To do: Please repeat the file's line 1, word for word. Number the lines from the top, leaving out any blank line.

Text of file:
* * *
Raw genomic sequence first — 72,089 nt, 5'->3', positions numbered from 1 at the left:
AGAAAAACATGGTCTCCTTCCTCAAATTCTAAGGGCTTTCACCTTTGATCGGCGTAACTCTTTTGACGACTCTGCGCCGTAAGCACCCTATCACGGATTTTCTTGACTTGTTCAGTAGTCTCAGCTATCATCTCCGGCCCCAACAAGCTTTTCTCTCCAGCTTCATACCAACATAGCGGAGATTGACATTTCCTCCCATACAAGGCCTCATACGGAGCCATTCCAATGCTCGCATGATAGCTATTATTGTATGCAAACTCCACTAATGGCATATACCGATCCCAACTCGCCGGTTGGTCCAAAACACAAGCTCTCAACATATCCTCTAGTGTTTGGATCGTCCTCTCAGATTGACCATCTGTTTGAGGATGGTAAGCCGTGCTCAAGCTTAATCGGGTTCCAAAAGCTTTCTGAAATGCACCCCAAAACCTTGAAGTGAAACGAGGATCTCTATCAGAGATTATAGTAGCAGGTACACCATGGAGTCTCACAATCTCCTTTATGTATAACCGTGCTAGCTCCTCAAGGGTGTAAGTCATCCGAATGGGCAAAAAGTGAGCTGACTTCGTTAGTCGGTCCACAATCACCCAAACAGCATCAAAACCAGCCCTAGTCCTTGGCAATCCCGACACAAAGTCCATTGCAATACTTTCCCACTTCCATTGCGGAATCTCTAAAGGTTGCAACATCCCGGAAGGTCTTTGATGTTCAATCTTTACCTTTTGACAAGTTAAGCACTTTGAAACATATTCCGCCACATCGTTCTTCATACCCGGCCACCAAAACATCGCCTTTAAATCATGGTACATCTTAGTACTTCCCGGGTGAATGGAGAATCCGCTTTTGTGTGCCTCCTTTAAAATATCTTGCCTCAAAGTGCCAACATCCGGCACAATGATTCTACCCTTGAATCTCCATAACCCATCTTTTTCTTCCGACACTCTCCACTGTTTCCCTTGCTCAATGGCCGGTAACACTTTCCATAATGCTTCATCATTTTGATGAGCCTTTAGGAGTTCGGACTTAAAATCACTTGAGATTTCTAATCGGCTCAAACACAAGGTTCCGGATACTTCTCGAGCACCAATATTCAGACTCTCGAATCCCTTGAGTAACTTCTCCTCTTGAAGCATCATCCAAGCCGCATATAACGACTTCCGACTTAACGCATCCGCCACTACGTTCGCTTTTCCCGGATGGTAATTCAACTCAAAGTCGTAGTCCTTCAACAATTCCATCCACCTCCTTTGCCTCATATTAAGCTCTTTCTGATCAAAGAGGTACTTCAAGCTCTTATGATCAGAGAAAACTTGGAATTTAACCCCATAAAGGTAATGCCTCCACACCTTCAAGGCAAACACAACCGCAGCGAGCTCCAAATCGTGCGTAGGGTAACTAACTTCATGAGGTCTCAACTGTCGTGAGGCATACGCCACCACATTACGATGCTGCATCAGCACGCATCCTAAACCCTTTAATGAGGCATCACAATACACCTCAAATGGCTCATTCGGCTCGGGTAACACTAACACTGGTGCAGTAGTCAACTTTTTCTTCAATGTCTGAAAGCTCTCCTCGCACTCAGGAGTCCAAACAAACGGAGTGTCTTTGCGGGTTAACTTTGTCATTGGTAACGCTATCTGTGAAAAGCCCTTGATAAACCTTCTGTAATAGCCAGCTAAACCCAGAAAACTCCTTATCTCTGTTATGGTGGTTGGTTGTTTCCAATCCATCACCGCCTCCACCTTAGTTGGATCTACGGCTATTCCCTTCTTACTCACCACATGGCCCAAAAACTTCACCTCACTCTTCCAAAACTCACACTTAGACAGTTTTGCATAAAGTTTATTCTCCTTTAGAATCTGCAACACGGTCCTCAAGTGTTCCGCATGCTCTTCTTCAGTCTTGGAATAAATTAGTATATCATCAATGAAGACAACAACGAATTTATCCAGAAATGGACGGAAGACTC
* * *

Raw genomic sequence first — 72,089 nt, 5'->3', positions numbered from 1 at the left: